One example of a prior art device that incorporates a variable area orifice is described in U.S. Pat. No. 4,083,245 issued to Osborn. In the Osborn device, the orifice is created by the movement of a hinged flap which opens in the direction of flow, thus, increasing the orifice area as the flow in the conduit increases. The flap is cut out of a membrane which is installed across the opening of the interior of the device housing.
Prior devices also typically include a membrane housing such as that disclosed in the Osborn reference, whose configuration prevents the free-flow of liquids which enter the housing from the connected conduit. In particular, moisture or mucus communicated from the patient can accumulate either in a depressed well surrounding the lower portion of the membrane, or up against a membrane ridge which protrudes from the invert of the housing. The accumulated liquids are unsanitary and, moreover, prevent effective operation of the flap, thereby reducing the accuracy of the sensing device. Furthermore, removal of the accumulated liquids requires that the respiratory line be frequently shut down in order to remove the flow meter for cleaning or replacement.
In view of the above, it would be an important improvement in the art to provide a variable orifice flow meter that prevents substantially all liquids that enter the line from accumulating within the meter, and hence maintains measurement accuracy. It would be a further improvement in the art to provide a variable orifice flow meter which enhances safety to the patient by eliminating unsanitary buildup of liquids in the meter while also minimizing the downtime required to service or replace the flow meter.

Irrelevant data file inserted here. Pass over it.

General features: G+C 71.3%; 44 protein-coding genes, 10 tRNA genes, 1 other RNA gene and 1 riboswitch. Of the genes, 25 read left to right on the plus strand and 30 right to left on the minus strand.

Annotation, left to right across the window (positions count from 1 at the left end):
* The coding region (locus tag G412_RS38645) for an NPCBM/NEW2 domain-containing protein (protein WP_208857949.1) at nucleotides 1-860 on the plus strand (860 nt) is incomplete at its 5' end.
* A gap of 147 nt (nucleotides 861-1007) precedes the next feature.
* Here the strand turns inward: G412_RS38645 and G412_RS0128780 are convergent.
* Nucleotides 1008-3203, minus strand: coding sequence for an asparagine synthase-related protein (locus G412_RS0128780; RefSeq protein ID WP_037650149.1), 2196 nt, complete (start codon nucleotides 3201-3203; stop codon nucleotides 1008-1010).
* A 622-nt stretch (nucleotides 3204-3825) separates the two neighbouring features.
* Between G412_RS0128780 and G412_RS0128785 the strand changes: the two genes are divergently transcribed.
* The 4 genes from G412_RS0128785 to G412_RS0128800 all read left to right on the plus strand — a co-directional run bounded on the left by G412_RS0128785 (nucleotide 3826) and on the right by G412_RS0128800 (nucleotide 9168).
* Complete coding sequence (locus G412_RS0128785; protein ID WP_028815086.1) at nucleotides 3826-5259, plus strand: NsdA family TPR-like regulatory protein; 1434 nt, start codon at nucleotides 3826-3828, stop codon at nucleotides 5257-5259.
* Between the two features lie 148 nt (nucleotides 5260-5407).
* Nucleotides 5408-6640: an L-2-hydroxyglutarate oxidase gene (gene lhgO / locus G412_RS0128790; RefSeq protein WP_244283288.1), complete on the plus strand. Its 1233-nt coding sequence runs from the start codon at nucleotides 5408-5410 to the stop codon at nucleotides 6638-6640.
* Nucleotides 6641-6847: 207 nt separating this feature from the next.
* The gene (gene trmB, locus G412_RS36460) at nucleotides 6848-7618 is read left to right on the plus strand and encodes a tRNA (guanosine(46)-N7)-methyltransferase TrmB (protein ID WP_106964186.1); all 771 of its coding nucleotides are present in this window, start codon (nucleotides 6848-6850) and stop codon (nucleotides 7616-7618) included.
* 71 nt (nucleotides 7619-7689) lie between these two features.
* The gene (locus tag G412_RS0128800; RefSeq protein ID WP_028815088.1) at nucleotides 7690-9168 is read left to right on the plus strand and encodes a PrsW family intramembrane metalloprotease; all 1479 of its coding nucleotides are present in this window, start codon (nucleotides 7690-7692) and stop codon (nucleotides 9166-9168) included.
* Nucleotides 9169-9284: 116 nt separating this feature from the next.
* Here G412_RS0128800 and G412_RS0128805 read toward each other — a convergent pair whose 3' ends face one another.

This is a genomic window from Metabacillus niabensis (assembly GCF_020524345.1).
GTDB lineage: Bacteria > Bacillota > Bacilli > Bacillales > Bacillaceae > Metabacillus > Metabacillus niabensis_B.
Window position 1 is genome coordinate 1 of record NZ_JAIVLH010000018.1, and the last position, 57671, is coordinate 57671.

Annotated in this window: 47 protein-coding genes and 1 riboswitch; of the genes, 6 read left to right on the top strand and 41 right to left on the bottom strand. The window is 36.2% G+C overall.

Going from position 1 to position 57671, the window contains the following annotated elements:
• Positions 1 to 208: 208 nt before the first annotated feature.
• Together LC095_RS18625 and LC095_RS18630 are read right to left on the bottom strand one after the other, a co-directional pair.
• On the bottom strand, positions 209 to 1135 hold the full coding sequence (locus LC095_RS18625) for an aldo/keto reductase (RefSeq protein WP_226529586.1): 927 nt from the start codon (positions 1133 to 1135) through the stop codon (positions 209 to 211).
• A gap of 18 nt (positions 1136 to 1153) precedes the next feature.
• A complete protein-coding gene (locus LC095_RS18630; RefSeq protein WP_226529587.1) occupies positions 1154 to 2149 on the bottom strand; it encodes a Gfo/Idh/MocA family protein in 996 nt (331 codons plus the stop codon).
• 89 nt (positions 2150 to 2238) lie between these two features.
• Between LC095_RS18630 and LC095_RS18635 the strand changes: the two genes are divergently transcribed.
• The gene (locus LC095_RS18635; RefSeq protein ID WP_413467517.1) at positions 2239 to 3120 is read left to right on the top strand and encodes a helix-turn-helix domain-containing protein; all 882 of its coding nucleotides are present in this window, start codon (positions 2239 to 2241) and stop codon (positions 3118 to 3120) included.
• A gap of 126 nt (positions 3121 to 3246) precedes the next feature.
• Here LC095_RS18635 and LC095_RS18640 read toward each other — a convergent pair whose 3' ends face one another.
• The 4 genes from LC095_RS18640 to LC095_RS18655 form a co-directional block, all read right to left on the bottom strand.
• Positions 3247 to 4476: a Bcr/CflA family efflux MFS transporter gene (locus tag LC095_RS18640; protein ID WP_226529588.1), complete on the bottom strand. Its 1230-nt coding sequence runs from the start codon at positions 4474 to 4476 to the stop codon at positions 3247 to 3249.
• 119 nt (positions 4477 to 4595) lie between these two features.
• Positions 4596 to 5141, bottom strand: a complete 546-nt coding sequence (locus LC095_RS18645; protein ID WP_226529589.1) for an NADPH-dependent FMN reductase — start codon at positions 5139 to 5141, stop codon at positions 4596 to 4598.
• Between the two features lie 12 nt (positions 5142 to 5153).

The present invention provides an improved bi-directional flow meter used in respiratory systems connected to critical care patients. The invention includes a gas flow meter housing inserted in a gas flow tube, or conduit. The housing is connected in-line to the conduit by a pair of inlet/outlet ports. The housing further has a pair of differential pressure sensor ports, which may be connected to a differential pressure transducer. In this way, the invention allows a non-invasive and indirect measurement of the gas flow through the conduit by measuring a pressure difference across a resistance.
The interior of the housing contains a variable orifice membrane; that is, a resistance which dampens turbulent flow and leads to more accurate differential pressure measurements. The membrane is extended across the interior of the housing such that its primary surface area is perpendicular to the direction of gas flow, and such that it is flanked on each side by one of the two sensor ports. The housing is preferably substantially tubular in shape and, at the location where the membrane resides, has a cross-sectional diameter that is larger than that of the conduit. The larger diameter of the housing allows the use of a membrane which, because of its size, is prevented from travelling down the conduit if it should become detached from the interior wall of the housing.